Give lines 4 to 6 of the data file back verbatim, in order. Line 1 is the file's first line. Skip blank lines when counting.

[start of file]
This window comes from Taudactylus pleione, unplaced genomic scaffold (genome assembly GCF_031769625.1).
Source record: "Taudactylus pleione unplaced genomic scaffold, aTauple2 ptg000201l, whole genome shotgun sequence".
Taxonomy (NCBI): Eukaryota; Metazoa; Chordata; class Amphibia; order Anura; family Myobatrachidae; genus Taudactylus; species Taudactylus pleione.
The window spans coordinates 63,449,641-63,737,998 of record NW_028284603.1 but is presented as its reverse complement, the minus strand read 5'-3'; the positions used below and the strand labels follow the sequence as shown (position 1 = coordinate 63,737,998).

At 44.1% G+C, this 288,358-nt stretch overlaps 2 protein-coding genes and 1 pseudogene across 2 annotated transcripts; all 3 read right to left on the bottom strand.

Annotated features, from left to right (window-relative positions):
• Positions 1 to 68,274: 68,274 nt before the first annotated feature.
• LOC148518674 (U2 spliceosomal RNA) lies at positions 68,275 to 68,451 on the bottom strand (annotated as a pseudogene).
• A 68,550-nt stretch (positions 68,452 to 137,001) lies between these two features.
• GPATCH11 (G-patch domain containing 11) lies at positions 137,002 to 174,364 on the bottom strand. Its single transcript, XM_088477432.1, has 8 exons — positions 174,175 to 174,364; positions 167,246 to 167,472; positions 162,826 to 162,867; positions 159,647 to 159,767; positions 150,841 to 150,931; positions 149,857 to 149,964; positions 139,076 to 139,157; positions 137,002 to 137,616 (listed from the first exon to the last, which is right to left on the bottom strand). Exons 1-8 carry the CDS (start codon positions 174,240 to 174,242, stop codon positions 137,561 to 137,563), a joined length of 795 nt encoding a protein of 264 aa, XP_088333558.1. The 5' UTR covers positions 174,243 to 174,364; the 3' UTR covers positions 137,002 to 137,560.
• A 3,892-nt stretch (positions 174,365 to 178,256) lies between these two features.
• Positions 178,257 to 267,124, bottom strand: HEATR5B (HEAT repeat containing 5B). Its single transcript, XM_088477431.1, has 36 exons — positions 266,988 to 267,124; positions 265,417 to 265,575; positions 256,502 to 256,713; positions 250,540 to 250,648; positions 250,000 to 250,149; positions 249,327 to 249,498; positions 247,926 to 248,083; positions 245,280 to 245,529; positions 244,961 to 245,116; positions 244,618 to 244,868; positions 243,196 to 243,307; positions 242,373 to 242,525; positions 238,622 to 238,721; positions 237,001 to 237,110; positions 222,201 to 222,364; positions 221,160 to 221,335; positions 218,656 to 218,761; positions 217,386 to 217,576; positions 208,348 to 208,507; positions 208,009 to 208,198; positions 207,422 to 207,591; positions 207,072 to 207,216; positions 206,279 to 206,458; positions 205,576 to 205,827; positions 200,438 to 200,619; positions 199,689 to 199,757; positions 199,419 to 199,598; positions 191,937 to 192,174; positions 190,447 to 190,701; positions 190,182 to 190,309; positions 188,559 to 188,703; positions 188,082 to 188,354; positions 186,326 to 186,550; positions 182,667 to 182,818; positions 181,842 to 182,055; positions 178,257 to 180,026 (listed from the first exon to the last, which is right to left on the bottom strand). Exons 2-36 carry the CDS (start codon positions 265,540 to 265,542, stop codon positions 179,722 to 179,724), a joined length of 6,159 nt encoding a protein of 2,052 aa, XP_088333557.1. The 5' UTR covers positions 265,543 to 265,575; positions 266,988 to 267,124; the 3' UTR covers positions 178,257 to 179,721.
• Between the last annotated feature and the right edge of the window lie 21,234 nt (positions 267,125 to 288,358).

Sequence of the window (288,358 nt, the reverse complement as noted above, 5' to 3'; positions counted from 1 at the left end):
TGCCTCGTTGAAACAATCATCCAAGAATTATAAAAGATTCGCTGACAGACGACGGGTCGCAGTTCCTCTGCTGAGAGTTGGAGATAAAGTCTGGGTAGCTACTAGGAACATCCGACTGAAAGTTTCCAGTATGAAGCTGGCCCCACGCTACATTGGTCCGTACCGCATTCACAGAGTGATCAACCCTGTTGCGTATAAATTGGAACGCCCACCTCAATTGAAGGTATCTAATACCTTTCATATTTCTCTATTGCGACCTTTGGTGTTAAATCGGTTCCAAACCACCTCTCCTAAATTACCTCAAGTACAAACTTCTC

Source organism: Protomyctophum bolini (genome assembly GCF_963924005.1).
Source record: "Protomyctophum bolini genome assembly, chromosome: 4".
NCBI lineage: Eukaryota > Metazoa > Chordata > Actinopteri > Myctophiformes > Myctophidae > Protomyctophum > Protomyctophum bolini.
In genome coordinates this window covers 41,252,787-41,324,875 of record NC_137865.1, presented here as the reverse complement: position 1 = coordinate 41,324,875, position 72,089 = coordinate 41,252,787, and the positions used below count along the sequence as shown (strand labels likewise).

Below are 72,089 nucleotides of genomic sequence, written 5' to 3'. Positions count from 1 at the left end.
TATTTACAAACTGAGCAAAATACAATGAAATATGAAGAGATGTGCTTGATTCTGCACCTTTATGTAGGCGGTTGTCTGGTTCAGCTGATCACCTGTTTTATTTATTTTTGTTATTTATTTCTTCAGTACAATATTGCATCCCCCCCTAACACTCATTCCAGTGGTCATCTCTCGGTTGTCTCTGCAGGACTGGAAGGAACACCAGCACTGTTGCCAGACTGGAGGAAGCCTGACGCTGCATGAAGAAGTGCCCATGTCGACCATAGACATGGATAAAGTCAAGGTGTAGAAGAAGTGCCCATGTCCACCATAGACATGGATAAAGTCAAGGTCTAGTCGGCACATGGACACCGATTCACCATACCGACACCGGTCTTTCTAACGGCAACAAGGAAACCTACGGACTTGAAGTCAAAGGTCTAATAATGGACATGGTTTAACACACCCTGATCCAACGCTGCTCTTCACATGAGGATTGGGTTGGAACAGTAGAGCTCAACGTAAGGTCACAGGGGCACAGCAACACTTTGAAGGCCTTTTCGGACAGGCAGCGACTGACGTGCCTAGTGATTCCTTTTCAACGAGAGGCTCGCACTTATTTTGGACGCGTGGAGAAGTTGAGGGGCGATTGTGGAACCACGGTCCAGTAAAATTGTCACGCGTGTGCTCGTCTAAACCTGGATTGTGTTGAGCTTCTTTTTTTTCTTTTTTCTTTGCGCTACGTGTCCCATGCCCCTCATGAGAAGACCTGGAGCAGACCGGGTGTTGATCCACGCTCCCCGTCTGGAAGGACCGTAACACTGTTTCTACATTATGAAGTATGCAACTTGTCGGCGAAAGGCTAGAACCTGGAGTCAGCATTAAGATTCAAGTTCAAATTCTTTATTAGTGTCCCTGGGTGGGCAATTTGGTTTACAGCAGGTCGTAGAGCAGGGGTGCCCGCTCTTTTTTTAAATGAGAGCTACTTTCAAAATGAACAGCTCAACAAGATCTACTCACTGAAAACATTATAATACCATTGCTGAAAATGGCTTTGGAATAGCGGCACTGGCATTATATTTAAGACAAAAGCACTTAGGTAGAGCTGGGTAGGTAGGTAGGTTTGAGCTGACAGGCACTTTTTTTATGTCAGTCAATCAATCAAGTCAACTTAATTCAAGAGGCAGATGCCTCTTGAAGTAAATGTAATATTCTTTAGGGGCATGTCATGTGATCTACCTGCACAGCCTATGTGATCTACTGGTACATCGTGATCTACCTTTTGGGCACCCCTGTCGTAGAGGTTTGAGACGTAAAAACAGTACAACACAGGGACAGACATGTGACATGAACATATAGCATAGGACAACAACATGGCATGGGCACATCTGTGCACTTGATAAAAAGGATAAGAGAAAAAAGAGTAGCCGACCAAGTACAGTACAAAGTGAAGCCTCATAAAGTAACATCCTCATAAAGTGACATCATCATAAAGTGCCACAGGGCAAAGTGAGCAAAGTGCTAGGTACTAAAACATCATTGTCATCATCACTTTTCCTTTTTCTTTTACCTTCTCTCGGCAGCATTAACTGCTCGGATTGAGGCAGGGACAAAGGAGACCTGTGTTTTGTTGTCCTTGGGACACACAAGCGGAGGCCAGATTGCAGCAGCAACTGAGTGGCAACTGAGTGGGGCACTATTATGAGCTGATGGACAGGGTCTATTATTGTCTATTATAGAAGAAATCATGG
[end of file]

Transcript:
The window spans coordinates 63,449,641-63,737,998 of record NW_028284603.1 but is presented as its reverse complement, the minus strand read 5'-3'; the positions used below and the strand labels follow the sequence as shown (position 1 = coordinate 63,737,998).

At 44.1% G+C, this 288,358-nt stretch overlaps 2 protein-coding genes and 1 pseudogene across 2 annotated transcripts; all 3 read right to left on the bottom strand.

Annotated features, from left to right (window-relative positions):